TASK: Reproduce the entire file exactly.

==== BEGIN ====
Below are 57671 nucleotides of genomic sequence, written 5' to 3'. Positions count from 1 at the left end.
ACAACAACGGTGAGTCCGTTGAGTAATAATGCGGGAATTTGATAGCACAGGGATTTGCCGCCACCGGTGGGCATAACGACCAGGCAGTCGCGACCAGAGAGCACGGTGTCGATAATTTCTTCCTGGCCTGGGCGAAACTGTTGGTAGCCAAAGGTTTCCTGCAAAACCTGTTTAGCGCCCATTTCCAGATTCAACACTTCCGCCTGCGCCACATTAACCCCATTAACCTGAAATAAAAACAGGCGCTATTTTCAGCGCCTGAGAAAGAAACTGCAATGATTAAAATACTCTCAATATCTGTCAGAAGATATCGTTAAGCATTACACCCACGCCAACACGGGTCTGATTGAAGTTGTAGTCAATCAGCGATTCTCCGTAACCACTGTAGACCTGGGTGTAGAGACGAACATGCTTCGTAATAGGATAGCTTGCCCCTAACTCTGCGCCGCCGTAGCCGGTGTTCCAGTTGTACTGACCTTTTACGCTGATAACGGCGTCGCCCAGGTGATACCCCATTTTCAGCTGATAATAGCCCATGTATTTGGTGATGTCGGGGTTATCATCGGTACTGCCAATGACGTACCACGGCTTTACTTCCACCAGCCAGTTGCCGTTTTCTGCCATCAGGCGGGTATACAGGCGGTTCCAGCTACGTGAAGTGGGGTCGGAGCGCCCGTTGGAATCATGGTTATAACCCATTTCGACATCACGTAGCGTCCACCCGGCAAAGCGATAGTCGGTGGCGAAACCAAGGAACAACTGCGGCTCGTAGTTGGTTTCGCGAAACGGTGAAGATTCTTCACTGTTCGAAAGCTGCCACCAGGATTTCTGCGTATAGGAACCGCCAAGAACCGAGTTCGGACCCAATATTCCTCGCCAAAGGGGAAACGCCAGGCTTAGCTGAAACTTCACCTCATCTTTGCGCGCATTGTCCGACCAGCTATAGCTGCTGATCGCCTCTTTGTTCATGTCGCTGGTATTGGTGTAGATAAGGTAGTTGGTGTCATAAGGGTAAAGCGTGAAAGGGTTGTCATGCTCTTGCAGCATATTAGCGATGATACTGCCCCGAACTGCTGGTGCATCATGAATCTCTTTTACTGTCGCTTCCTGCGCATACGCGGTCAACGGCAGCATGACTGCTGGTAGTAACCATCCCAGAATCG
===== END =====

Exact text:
Below are 57671 nucleotides of genomic sequence, written 5' to 3'. Positions count from 1 at the left end.
ACAACAACGGTGAGTCCGTTGAGTAATAATGCGGGAATTTGATAGCACAGGGATTTGCCGCCACCGGTGGGCATAACGACCAGGCAGTCGCGACCAGAGAGCACGGTGTCGATAATTTCTTCCTGGCCTGGGCGAAACTGTTGGTAGCCAAAGGTTTCCTGCAAAACCTGTTTAGCGCCCATTTCCAGATTCAACACTTCCGCCTGCGCCACATTAACCCCATTAACCTGAAATAAAAACAGGCGCTATTTTCAGCGCCTGAGAAAGAAACTGCAATGATTAAAATACTCTCAATATCTGTCAGAAGATATCGTTAAGCATTACACCCACGCCAACACGGGTCTGATTGAAGTTGTAGTCAATCAGCGATTCTCCGTAACCACTGTAGACCTGGGTGTAGAGACGAACATGCTTCGTAATAGGATAGCTTGCCCCTAACTCTGCGCCGCCGTAGCCGGTGTTCCAGTTGTACTGACCTTTTACGCTGATAACGGCGTCGCCCAGGTGATACCCCATTTTCAGCTGATAATAGCCCATGTATTTGGTGATGTCGGGGTTATCATCGGTACTGCCAATGACGTACCACGGCTTTACTTCCACCAGCCAGTTGCCGTTTTCTGCCATCAGGCGGGTATACAGGCGGTTCCAGCTACGTGAAGTGGGGTCGGAGCGCCCGTTGGAATCATGGTTATAACCCATTTCGACATCACGTAGCGTCCACCCGGCAAAGCGATAGTCGGTGGCGAAACCAAGGAACAACTGCGGCTCGTAGTTGGTTTCGCGAAACGGTGAAGATTCTTCACTGTTCGAAAGCTGCCACCAGGATTTCTGCGTATAGGAACCGCCAAGAACCGAGTTCGGACCCAATATTCCTCGCCAAAGGGGAAACGCCAGGCTTAGCTGAAACTTCACCTCATCTTTGCGCGCATTGTCCGACCAGCTATAGCTGCTGATCGCCTCTTTGTTCATGTCGCTGGTATTGGTGTAGATAAGGTAGTTGGTGTCATAAGGGTAAAGCGTGAAAGGGTTGTCATGCTCTTGCAGCATATTAGCGATGATACTGCCCCGAACTGCTGGTGCATCATGAATCTCTTTTACTGTCGCTTCCTGCGCATACGCGGTCAACGGCAGCATGACTGCTGGTAGTAACCATCCCAGAATCG